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Scholarship recipient of 2021: Rasmus Larsson

Inspired by traditional Japanese architecture, the journeyman examination piece of this year's Tormek Scholar, Rasmus Larsson, was borne of his longing to make nature an integral part of his work and both showcases his skill and his knack for creative solutions. We had a chat with Rasmus in his workshop back home in Kristianstad.

It was during the three years that he studied carpentry—most recently on Öland and at Capellagården—that Rasmus truly fell in love with hand tools. During that time, he came to understand just how important it is for blades to have impeccably sharp edges. His sideboard, which he created using a plethora of different tools and craft techniques, is the embodiment of that realisation.

Inspired by Japan

Both the piece's minimalist design and practical yet ingenious solutions reveal the source of Rasmus's inspiration. Traditional Japanese architecture often uses trees and vegetation to affect the way people will experience a space. Rasmus let that principle guide his work: the top of his sideboard features a sunk miniature garden with a clear Japanese touch. Small stepping stones form a trail that snakes its way through a little forest of plants.

Additional creative ideas complement the main idea of the miniature garden. Because plants can only grow and flourish with proper care, Rasmus incorporated an elegant box into his design, tailored to contain secateurs to prune the garden's plants with. Secateurs in turn can only make clean cuts when they are sharp as a knife—which is where Tormek's sharpening system comes into the picture.

"The piece I made is inspired by traditional Japanese architecture, and borne of my longing to make nature an integral part of my work. The result is this sideboard, which I tailor-embedded an aluminium dish in to cultivate a bonsai garden. In that sense, it's a piece of furniture that will never be finished: it will demand constant care and ever-sharpened tools," Rasmus wrote in his application.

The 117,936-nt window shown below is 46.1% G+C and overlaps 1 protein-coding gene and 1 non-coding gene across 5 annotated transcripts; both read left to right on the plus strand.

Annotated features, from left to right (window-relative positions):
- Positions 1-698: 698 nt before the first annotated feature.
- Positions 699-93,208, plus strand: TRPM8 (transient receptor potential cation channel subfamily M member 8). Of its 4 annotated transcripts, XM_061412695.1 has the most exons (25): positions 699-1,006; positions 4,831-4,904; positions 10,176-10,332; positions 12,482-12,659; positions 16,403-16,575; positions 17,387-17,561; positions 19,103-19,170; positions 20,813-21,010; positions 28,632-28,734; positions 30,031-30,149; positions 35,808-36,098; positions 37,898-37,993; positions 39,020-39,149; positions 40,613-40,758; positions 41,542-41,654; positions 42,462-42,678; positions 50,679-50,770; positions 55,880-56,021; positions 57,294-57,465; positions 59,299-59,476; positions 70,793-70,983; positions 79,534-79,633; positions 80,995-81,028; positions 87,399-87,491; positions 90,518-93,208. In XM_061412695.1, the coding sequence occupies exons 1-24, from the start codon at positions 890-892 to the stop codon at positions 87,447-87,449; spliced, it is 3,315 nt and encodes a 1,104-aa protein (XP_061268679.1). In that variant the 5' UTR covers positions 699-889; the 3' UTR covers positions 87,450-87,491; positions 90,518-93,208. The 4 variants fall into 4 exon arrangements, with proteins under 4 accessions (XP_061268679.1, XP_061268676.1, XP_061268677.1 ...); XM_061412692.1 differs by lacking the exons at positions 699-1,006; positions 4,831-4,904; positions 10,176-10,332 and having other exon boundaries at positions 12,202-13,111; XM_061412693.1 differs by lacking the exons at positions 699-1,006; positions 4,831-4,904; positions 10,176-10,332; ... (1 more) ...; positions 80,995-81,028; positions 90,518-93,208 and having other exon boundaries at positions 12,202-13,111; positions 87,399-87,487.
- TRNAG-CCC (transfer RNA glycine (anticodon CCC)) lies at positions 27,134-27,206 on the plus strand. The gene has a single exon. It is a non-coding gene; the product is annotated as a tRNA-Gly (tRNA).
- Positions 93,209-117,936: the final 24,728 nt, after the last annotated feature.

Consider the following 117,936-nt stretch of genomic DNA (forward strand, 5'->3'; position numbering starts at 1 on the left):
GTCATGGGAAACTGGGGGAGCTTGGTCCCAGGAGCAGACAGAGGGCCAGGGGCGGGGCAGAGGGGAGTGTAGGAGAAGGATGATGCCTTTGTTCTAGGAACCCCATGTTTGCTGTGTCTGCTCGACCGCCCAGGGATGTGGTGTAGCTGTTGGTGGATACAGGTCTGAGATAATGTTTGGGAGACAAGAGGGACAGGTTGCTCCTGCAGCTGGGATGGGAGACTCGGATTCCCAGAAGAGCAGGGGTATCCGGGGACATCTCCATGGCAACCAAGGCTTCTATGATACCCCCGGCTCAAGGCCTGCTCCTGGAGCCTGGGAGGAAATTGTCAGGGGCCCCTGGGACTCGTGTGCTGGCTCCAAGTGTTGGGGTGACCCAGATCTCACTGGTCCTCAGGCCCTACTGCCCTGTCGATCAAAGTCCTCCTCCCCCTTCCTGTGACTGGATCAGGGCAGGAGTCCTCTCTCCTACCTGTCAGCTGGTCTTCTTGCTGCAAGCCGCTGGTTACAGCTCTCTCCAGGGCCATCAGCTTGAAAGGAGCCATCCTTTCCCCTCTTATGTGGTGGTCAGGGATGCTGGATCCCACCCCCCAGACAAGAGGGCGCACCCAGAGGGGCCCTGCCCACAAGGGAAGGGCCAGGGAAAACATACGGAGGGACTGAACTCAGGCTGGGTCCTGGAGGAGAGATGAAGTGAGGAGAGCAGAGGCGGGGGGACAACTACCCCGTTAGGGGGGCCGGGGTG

A carefully executed craft piece

Rasmus's execution leaves nothing to be desired. Pyllen, as he named his sideboard, consists of more than 60 woodwork joints, all cut and chiselled out by hand. "I consciously designed a piece that would require a traditional skillset, because I love using hand tools," Rasmus enthuses.

The Tormek Scholar first made a quick sketch on paper and then produced a prototype. Next, he hand-drew the entire object to size, to allow each detail to occupy the space it deserved. Once Rasmus had created a digital copy of the result, he could devote his attention to the actual carpentry work.

Looking at the final object, it is clear nothing was left to choice in terms of materials. Every single detail was selected with care. Rasmus mainly opted for solid cherry wood—both because it is one of his favourite woods to work with, and to emphasise the Japanese theme of the sideboard. He used washi paper for the two sliding doors, while the drawer's keyhole is made of tagua nut that matches the key itself. The brass shank of the latter, polished to a shine, is the jewel in the sideboard's crown.

Motivation given by the jury

"Rasmus's sideboard combines different woods and materials to create a piece of furniture that captures the essence of nature. Crafting it must have required detailed planning, perfectly sharpened tools and an alert mind. The way the individual elements were produced and mounted illustrates the maker's proficiency in a range of techniques. A bonsai garden brings to life this work of art, ensuring the piece is ever-changing and challenges the viewer's creativity and imagination."